Claimant seeking QC help in battle against ACC

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Long slog . . . Brett Kane has been battling with ACC since the 1990s. PHOTO: CHRIS TOBIN

by Chris Tobin

Timaru man Brett Kane is taking drastic measures in his battle with ACC.

He has decided to take out newspaper advertisements in the hope that a retired QC will take up his cause for free.

“I can’t afford a lawyer and the issues are a lot bigger than me, and complex. It should be pursued by MPs but they won’t do anything. Nothing might come of it but I’ve got to try.”

Mr Kane (48) worked in the diesel automotive industry where he says chemicals and fumes damaged his health, causing a brain injury, sensory issues and fatigue.

After ongoing problems, his health crashed severely in 1997.

“I can’t afford a lawyer and the issues are a lot bigger than me, and complex. It should be pursued by MPs but they won’t do anything.”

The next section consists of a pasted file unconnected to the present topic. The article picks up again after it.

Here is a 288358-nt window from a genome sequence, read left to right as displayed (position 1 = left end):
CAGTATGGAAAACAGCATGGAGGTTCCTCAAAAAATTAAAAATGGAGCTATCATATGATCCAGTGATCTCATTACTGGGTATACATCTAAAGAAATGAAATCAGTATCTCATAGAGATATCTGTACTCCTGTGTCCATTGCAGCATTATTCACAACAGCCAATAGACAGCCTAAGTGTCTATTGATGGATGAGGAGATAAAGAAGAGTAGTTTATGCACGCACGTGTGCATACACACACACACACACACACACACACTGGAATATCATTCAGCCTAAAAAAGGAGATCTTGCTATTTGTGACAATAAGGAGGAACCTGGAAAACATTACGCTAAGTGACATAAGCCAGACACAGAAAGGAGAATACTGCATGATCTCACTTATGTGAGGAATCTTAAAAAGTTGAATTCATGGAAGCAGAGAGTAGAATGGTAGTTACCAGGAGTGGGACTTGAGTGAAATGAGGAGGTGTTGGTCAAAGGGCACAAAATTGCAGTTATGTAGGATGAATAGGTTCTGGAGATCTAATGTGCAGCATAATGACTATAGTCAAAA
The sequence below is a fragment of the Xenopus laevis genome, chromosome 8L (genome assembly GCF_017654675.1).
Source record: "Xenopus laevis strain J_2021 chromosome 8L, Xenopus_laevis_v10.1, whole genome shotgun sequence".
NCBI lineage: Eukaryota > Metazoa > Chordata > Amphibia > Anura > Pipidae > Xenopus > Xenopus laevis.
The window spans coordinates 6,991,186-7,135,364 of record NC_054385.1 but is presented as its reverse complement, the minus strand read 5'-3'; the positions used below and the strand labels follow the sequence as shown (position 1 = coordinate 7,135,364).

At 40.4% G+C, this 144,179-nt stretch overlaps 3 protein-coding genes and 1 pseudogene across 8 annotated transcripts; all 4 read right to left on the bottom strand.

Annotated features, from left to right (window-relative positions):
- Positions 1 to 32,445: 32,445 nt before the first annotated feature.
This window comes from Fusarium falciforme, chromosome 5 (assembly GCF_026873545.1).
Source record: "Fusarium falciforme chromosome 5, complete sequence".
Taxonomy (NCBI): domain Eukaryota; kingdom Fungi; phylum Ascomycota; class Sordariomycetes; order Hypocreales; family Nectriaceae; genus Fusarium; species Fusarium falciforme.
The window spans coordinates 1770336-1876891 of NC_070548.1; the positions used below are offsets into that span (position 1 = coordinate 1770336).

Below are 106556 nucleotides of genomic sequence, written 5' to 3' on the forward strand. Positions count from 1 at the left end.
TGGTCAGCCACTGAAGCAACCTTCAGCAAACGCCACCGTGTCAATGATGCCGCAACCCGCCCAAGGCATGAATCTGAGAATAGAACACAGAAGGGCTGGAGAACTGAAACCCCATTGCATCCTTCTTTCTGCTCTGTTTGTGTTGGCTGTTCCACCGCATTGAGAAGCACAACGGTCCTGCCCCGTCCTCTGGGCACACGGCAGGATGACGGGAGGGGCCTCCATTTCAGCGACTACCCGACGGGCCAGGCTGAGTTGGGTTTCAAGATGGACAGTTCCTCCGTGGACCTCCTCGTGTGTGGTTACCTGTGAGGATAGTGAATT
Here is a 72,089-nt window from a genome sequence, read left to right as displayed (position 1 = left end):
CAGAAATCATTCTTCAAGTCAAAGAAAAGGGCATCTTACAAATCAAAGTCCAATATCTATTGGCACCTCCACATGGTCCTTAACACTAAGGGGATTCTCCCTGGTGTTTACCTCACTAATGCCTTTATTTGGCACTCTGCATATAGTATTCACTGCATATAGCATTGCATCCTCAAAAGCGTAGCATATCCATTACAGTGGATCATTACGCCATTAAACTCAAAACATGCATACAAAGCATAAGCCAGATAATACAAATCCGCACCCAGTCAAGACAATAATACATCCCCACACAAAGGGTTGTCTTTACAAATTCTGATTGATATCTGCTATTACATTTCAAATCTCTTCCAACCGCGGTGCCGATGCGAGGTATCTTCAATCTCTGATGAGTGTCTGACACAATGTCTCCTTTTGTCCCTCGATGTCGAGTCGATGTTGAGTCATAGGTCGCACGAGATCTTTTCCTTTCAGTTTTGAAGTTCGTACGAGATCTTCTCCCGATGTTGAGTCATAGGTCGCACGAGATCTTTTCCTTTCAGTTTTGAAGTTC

“It took a great deal to find a doctor to find out what had happened before I got the problem diagnosed.”

A claim was lodged with ACC in 1999 and declined.

Mr Kane lived on a sickness benefit and then an invalid benefit until ACC finally accepted his claim in 2012.

He believed his entitlement should have included interest from the claim and should have been approved.

Mr Kane said this and other ongoing issues he had with ACC could only be resolved with the help of a QC lawyer.

Warren Forster, a lawyer and advocate for the rights of people with disabilities, said Mr Kane’s case had merit.

“For every $100 ACC started with they’ve turned it into $980; they’ve got billions of dollars and kept all the profits.

“When ACC gets things wrong, it doesn’t compensate properly.

“They’ve got a litigious approach not to pay interest. It’s a huge issue.”